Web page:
The Hope of Heaven

Joel Deacon

9 December 2020

"The wolf shall dwell with the lamb,
and the leopard shall lie down with the young goat,
and the calf and the lion and the fattened calf together;
and a little child shall lead them.
The cow and the bear shall graze;
their young shall lie down together;
and the lion shall eat straw like the ox.
The nursing child shall play over the hole of the cobra,
and the weaned child shall put his hand on the adder’s den."

– Isaiah 11:6-9


Edward Hicks was a Quaker preacher and painter who was born in Pennsylvania in 1780. And Hicks was obsessed with the imagery of Isaiah 11. To him Isaiah chapter 11 was a picture of peace and paradise: a world in which a wolf would lie beside a lamb, and children would safely play with wild animals. As a painter Hicks painted 62 versions of Isaiah 11 in paintings called the Peaceable Kingdom.

In these paintings, Hicks attempted to capture not only Isaiah 11 but also Pennsylvania at the time. An American state was established by the help of Quaker - a group of Christians, who were committed to peaceful living. On the right in this painting Hicks illustrates Isaiah chapter 11, while on the left Hicks paints the treaty between the local Indians and the Pennsylvania leader and Quaker William Penn.

And when Hicks began painting Isaiah 11 he was hopeful that mankind, and in particular Pennsylvania, could establish a peaceful kingdom. But in time, Pennsylvania became divided, and conflict led to the Quakers, like William Penn, being kicked out of leadership.

As a result, in Hicks’ later paintings of Isaiah 11, he became cynical of this longed-for peaceable kingdom. In his early paintings the animals are joyful, but in his later paintings the animals are tense, exhausted, and even baring their teeth in hostility. And the children are not patting the animals but now controlling them.


As humans, we have a deep longing for peace. We desire peace with those who are around us. We desire peace from the anxiety and fears that are within. And yet both social and mental peace is difficult to obtain.

No matter how well life is going for you, there’s always something for you to be anxious about. And just like it’s incredibly difficult for a hungry wolf to dwell and not devour a lamb, so it can be difficult for both countries and individuals to get along without conflict or disagreement.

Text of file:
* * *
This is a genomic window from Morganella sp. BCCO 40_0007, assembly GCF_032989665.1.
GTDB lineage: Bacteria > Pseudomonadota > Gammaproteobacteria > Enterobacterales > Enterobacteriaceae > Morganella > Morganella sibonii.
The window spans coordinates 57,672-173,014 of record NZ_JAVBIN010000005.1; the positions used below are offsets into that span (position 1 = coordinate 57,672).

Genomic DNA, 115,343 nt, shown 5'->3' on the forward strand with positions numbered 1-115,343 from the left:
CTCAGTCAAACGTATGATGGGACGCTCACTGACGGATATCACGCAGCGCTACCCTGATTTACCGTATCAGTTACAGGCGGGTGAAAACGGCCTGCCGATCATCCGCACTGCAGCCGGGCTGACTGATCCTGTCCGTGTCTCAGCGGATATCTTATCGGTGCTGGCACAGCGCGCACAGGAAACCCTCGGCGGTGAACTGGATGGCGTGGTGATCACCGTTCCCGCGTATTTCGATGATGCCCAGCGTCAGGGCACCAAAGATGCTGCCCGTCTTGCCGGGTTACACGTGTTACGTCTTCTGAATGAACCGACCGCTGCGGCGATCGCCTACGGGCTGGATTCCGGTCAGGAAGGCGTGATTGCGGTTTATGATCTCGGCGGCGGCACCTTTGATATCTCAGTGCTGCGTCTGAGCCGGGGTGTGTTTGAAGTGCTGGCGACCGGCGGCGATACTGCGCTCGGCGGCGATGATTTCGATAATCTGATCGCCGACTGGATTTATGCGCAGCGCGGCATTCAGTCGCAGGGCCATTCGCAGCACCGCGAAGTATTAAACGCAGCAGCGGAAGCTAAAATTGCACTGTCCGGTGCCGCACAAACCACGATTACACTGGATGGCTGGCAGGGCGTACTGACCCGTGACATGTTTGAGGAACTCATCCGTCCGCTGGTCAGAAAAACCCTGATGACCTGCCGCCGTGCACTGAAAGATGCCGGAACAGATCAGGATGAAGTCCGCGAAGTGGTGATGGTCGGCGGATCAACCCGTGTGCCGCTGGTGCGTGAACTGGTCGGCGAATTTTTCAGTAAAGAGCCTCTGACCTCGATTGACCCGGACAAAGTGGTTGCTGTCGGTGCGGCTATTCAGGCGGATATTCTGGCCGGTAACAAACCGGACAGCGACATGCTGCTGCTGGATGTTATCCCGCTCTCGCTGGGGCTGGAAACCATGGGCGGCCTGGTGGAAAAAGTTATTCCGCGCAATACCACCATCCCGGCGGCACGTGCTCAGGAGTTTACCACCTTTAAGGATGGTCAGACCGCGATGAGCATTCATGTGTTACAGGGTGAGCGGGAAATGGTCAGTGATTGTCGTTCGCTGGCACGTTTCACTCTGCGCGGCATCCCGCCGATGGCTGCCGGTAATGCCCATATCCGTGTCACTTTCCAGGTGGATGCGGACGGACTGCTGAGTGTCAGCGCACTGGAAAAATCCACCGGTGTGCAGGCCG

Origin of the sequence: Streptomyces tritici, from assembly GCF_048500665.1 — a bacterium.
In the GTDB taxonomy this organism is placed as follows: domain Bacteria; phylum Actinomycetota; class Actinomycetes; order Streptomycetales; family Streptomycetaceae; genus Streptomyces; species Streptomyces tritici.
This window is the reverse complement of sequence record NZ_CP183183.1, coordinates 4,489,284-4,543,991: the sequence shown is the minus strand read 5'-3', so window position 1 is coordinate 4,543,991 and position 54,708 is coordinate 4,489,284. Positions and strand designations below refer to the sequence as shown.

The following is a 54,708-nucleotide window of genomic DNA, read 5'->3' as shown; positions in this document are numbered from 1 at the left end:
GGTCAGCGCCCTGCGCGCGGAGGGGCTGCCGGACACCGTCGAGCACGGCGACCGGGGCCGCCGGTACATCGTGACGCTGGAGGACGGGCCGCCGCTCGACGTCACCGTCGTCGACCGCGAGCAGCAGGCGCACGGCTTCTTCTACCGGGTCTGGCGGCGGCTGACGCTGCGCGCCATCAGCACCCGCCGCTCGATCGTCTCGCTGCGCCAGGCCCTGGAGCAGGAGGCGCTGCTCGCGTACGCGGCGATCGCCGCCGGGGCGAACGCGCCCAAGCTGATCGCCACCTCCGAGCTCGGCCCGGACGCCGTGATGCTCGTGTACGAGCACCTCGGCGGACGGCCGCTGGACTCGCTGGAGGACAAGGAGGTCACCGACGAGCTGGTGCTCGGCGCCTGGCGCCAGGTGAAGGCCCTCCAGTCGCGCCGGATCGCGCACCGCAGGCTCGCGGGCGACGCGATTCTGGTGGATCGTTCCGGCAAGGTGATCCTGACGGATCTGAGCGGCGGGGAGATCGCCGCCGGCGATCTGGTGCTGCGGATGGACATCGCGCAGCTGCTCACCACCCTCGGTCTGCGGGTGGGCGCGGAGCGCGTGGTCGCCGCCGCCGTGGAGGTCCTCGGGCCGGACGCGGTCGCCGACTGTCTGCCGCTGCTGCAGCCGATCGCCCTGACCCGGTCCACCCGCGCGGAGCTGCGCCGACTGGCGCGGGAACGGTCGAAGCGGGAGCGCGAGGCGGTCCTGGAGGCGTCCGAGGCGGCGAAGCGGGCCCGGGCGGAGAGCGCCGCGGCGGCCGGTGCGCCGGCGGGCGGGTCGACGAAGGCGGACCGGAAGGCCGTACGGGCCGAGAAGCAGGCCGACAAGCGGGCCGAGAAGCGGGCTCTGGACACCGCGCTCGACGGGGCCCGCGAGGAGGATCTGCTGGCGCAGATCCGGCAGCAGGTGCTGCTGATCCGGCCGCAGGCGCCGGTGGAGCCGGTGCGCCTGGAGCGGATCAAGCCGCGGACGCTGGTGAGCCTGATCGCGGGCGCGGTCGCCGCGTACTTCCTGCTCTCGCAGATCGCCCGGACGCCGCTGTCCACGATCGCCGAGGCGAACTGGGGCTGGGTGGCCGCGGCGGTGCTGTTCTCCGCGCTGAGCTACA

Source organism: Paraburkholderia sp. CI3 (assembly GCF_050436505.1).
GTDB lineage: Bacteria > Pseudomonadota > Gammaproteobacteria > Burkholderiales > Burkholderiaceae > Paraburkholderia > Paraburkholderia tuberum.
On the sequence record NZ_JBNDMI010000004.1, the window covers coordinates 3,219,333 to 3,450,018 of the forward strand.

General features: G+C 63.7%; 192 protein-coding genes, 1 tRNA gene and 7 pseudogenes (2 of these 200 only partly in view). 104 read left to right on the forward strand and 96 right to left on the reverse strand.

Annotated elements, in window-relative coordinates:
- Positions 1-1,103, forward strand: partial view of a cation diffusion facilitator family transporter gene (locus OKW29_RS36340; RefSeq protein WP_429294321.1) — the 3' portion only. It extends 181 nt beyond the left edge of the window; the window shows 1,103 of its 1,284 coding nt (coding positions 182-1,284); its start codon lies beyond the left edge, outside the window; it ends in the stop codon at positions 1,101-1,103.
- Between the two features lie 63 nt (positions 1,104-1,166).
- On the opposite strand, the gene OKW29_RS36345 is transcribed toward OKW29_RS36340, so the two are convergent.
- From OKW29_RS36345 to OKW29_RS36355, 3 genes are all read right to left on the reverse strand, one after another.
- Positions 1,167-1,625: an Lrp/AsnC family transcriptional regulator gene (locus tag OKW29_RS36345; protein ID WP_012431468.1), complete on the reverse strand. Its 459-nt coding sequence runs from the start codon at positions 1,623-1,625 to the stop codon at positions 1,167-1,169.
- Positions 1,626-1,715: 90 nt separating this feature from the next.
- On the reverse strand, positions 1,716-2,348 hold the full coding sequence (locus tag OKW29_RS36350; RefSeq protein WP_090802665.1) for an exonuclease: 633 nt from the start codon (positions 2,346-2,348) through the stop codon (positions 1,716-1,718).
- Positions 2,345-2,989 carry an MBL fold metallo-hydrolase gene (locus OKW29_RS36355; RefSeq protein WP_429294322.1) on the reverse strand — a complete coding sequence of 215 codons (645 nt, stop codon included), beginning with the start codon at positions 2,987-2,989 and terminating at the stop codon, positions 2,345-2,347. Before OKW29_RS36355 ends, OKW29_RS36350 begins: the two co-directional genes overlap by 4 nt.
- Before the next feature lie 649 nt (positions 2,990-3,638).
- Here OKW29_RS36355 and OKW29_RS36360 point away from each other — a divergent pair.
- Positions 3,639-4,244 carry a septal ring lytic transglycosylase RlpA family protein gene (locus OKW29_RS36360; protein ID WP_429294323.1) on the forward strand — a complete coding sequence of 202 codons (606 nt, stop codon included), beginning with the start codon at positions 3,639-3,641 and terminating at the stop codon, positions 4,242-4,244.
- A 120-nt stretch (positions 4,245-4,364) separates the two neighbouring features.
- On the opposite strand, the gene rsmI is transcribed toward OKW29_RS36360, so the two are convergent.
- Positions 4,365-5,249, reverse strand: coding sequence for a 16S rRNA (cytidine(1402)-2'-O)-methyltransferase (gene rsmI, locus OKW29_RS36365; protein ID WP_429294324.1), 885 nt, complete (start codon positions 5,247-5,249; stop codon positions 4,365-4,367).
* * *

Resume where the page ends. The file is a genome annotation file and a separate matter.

The unfortunate reality is just like a lion has the violent desire to eat a juicy calf, so within us there is hunger for ambition, greed, status, and luxury. Desires that cause conflict with ourselves and those around us.

Edwards Hicks had to learn that true and complete peace is unattainable in this world. He had to learn that Isaiah 11, was a picture of Heaven.


The ultimate peaceable kingdom where lions are transformed into vegetarians. A place where children will play with wolves, lions, bears, leopards and snakes.

As a parent it is exhausting looking out for clumsy and clueless children. You are constantly on high alert, to make sure they don’t run across the road, fall off the play equipment, or drink out of the dog’s bowl.

How peaceful it sounds to not have to be concerned about a child’s safety. I get stressed when my kid’s run through long grass in summer (#straya) - but in Isaiah 11 an infant will be playing by a cobra’s home with no danger at all.

Think about this, do you realise that in heaven, you won’t be anxious about anything? You won’t be worried about injury, pain, suffering or death. You won’t be stressed by your business or your boss. You won’t be anxious about being alone, about finances, or the future.

Doesn’t that sound delightful, doesn't that sound inviting and ultimately satisfying for your soul. A peaceable kingdom we crave and were made for.

But to enter this kingdom, you need to believe in the prince of peace. You need to believe in Jesus who conquered death on the cross, so we may have life. You need to put your trust in the lamb who was sacrificed for your sins, and the lion of Judah who rose again to give you hope.

Joel Deacon

Joel Deacon is the Lead Pastor of City on a Hill Wollongong. He is firmly convinced that we are designed for community, especially in a big and sometimes lonely city like Wollongong. Before becoming a pastor, Joel worked as a Civil Engineer and is always up for a chat about roads and bridges. But his greatest passion is talking to people about Jesus. Joel is married to Emma, and they have three kids Elijah, Isaac and Lily. An ideal day off for Joel would include coffee with his wife, smelling flowers with his daughter, wrestling with his boys, reading, and staying up late to watch EPL.